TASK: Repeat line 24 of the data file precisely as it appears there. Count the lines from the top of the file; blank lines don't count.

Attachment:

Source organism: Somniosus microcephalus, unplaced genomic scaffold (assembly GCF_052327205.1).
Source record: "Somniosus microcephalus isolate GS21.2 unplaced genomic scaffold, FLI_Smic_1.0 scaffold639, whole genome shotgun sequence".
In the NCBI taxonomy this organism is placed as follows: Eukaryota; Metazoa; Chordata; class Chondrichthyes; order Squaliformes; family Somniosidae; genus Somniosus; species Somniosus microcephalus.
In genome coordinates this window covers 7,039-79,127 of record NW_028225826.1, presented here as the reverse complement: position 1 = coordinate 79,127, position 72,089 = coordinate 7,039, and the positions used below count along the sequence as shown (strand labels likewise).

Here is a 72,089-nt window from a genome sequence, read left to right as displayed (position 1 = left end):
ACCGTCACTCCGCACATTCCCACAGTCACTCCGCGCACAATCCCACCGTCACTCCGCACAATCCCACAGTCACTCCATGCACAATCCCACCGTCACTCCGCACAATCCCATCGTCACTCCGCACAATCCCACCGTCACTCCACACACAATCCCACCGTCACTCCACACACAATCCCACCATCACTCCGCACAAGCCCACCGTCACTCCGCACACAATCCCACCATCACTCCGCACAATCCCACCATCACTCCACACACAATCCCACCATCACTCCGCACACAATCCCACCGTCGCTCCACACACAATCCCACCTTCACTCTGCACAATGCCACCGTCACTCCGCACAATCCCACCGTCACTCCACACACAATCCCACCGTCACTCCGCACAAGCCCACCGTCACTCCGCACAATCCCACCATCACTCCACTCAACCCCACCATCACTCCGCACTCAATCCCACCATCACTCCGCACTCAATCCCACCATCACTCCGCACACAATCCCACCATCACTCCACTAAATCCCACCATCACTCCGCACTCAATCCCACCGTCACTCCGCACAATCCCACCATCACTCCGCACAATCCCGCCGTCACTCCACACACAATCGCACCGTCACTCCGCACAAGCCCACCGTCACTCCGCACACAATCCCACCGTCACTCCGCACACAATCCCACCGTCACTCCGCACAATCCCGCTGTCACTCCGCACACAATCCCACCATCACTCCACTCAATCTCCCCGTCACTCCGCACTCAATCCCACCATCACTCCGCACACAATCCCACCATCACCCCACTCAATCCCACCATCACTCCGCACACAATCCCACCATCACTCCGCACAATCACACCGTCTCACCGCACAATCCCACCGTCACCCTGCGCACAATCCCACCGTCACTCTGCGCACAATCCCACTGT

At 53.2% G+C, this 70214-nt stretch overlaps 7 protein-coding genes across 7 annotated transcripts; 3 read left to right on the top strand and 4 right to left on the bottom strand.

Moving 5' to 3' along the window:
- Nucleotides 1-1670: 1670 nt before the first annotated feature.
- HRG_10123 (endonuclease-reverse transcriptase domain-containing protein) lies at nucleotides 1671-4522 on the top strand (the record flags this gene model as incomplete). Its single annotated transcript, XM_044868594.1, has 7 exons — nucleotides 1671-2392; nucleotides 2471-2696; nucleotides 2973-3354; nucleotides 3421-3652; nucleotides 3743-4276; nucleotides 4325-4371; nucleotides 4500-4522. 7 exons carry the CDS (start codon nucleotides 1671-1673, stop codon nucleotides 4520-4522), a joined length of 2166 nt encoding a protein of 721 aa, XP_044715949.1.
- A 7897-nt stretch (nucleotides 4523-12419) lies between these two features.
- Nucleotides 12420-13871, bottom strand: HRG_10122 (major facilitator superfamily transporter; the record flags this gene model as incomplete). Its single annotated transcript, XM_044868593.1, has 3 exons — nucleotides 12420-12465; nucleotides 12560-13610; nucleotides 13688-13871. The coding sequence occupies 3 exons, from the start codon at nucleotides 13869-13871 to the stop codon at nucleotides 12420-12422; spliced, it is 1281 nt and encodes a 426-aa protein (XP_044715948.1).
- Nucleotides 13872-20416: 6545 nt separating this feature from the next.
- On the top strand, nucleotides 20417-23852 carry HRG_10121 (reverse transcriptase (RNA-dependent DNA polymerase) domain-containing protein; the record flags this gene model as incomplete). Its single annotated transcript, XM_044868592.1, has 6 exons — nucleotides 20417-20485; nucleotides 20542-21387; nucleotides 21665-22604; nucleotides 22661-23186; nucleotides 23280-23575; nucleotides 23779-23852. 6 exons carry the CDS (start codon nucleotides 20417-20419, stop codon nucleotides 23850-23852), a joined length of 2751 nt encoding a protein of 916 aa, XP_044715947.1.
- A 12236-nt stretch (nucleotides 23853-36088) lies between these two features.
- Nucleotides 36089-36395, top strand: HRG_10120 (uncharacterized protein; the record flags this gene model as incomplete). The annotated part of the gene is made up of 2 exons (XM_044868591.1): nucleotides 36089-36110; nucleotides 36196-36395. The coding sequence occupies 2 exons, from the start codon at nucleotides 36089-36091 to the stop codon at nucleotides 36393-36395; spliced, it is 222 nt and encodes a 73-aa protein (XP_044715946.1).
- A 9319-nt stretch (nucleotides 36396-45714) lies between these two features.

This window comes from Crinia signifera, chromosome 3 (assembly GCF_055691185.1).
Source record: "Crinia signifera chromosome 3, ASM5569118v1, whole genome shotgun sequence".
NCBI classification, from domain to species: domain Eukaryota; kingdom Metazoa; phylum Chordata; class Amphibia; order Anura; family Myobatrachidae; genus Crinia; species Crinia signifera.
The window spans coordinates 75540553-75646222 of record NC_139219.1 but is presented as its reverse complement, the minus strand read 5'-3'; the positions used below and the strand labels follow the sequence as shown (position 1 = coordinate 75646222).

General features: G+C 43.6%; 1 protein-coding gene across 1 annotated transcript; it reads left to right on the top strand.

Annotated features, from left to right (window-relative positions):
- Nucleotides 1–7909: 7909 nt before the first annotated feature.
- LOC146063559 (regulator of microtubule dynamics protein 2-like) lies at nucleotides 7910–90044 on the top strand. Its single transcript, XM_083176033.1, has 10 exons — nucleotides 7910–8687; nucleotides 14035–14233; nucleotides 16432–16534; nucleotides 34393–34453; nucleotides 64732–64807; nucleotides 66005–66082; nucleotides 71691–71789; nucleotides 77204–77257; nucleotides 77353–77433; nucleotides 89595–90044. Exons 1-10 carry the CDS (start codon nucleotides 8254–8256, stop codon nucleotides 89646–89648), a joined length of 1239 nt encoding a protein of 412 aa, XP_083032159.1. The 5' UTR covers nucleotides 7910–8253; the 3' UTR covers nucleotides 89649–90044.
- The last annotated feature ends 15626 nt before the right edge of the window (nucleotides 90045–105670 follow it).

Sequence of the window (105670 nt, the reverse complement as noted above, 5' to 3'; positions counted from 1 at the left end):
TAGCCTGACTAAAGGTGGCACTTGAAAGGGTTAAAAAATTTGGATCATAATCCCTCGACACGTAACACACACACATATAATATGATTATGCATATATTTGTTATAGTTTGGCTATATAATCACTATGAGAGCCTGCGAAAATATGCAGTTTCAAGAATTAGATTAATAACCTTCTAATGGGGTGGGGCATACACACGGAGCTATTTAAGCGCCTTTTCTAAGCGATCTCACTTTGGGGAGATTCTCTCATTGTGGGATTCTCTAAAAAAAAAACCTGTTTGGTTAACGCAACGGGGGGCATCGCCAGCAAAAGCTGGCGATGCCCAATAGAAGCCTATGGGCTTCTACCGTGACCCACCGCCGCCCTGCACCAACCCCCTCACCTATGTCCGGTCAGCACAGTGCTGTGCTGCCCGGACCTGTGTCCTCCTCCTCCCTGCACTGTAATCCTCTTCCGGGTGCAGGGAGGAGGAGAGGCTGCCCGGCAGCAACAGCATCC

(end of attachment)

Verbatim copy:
- Nucleotides 1–7909: 7909 nt before the first annotated feature.